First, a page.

Physicians Express The Changes They Hope To See In Future EHR Implementation

New developments in Electronic Health Record (EHR) software have changed the game for hospitals in ensuring that information is accessible and easily shared between physicians. While the platforms themselves have seen a lot of progress over the past few years, implementation still poses challenges for health systems and physicians.

A recent study in the Journal of the American Medical Informatics Association has indicated that the usability of EHR systems post implementation has been difficult for healthcare professionals trying to adapt to the new technology. The authors of the study, Dr. Aaron Z. Hettinger and Raj M. Ratwani along with Yale School of Medicine's Dr. Edward R. Melnick, explained that factors such as configuration, customization, and training can impact the success of implementing new EHR software.

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Many physicians face difficulties in utilizing EHR software because the Office of the National Coordinator for Health Information Technology’s basic certification requirements are based on development by the vendor. This can mean that a physician's experience is drastically different from that intended by the developers.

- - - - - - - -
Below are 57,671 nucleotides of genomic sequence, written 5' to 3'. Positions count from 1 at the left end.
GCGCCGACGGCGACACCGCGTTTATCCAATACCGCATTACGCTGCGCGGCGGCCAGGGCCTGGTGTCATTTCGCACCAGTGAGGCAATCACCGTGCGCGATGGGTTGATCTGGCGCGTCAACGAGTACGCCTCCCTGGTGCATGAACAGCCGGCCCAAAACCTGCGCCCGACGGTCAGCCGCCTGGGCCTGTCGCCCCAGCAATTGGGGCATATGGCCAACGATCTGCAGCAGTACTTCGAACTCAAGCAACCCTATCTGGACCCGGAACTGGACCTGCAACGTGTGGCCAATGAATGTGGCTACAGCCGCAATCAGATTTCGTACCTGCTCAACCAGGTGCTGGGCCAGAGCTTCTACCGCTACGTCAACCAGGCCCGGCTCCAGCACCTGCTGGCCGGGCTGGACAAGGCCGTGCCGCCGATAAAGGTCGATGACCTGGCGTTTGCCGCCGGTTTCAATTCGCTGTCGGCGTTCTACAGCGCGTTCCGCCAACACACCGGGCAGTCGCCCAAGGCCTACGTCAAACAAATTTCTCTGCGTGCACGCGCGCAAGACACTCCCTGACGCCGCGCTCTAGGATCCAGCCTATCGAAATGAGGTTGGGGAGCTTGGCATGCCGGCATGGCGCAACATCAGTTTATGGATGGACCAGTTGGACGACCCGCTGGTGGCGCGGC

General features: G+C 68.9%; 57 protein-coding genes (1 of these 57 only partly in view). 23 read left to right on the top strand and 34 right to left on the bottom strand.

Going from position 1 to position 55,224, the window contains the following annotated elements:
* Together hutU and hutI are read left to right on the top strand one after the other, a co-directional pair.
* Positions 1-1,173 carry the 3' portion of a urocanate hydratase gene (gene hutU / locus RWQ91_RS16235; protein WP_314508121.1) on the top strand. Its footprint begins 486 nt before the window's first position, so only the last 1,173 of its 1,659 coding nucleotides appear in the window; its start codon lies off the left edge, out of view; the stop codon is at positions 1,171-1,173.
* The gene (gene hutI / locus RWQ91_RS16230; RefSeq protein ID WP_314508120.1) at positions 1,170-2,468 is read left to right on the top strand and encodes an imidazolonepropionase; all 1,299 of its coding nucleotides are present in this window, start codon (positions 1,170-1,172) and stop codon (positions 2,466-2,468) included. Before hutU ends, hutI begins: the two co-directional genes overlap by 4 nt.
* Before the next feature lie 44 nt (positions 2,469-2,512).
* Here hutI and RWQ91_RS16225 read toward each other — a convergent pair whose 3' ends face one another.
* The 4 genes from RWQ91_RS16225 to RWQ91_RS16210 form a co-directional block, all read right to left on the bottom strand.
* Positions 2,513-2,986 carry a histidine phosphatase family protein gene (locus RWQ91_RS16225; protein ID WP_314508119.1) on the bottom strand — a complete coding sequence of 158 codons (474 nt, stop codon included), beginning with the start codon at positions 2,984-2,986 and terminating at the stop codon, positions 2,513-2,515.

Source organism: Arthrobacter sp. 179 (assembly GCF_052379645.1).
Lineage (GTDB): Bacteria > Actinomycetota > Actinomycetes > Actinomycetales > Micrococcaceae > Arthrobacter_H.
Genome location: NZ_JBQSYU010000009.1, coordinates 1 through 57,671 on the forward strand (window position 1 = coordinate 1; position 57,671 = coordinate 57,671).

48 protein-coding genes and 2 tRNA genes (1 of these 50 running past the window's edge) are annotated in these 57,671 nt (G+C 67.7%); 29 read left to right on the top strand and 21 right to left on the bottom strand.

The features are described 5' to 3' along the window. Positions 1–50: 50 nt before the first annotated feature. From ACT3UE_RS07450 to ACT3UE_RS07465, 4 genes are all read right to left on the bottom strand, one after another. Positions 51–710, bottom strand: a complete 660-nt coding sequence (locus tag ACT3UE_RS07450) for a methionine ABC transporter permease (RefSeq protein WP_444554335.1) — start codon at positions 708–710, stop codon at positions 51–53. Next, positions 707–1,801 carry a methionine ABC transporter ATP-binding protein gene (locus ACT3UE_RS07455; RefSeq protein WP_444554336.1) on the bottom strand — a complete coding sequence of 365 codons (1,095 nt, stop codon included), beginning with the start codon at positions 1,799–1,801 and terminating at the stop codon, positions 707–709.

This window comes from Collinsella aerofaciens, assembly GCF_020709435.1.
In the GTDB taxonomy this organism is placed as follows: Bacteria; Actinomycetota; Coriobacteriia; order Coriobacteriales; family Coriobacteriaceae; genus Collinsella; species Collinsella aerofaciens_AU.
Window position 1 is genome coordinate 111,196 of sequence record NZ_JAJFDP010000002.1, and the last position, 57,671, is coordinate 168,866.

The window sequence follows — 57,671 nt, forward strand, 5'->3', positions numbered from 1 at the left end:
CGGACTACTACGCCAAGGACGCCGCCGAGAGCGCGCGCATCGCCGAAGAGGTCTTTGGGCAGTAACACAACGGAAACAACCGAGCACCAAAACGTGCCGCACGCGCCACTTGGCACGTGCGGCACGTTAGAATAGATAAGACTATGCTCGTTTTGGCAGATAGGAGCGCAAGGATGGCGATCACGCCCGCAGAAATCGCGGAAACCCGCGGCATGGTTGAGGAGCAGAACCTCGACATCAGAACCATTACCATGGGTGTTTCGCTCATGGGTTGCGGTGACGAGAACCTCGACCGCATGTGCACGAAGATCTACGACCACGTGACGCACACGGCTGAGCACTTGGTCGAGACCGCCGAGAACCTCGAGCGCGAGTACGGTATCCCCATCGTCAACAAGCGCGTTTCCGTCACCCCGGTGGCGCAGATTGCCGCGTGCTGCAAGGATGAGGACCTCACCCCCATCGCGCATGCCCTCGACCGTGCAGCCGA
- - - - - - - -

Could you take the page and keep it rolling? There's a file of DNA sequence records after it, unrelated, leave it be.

An academic Medical Center in the Midwest also conducted qualitative interviews with nine physicians on the benefits and challenges brought on by continuous optimization in EHRs.

The interviewees explained that while the technology runs at a faster speed and allows for quickened results, they found that revolving updates make it difficult for physicians to implement software features into their workflows while guarding patient safety. Patient data may be within the system, however, layout and organization shifts may result in a lack of alerts on patient details such as allergies while prescribing medications.

One of the anonymous physicians explained that a visit and training from the vendor or a warning about updates would be helpful.

Physicians also expressed the desire for a physician-based usage training in order to provide feedback to developers. Founder and Chief Experience Officer at the design agency Mad*Pow, Amy Heymans, said, “The process for customizing EHRs across an organization has to include all stakeholders, and not be designed according to the preferences of a limited set of clinicians.”

Feedback from physicians has stressed the need for continuous communication between all stakeholders along with specialized training. Healthcare software developers must respond to physician feedback in order to prioritize patient safety and productivity and allow health systems to reap the full benefits of innovative software solutions.